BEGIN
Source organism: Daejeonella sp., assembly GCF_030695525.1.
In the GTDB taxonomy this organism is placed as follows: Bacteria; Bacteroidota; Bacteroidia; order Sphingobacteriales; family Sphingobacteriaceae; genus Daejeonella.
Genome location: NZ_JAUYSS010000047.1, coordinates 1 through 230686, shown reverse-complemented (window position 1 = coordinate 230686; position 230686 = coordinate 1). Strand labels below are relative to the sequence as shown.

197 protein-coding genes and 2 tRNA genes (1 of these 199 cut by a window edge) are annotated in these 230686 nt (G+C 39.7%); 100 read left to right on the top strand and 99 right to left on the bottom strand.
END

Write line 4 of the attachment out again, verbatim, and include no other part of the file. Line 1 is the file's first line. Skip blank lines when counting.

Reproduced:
197 protein-coding genes and 2 tRNA genes (1 of these 199 cut by a window edge) are annotated in these 230686 nt (G+C 39.7%); 100 read left to right on the top strand and 99 right to left on the bottom strand.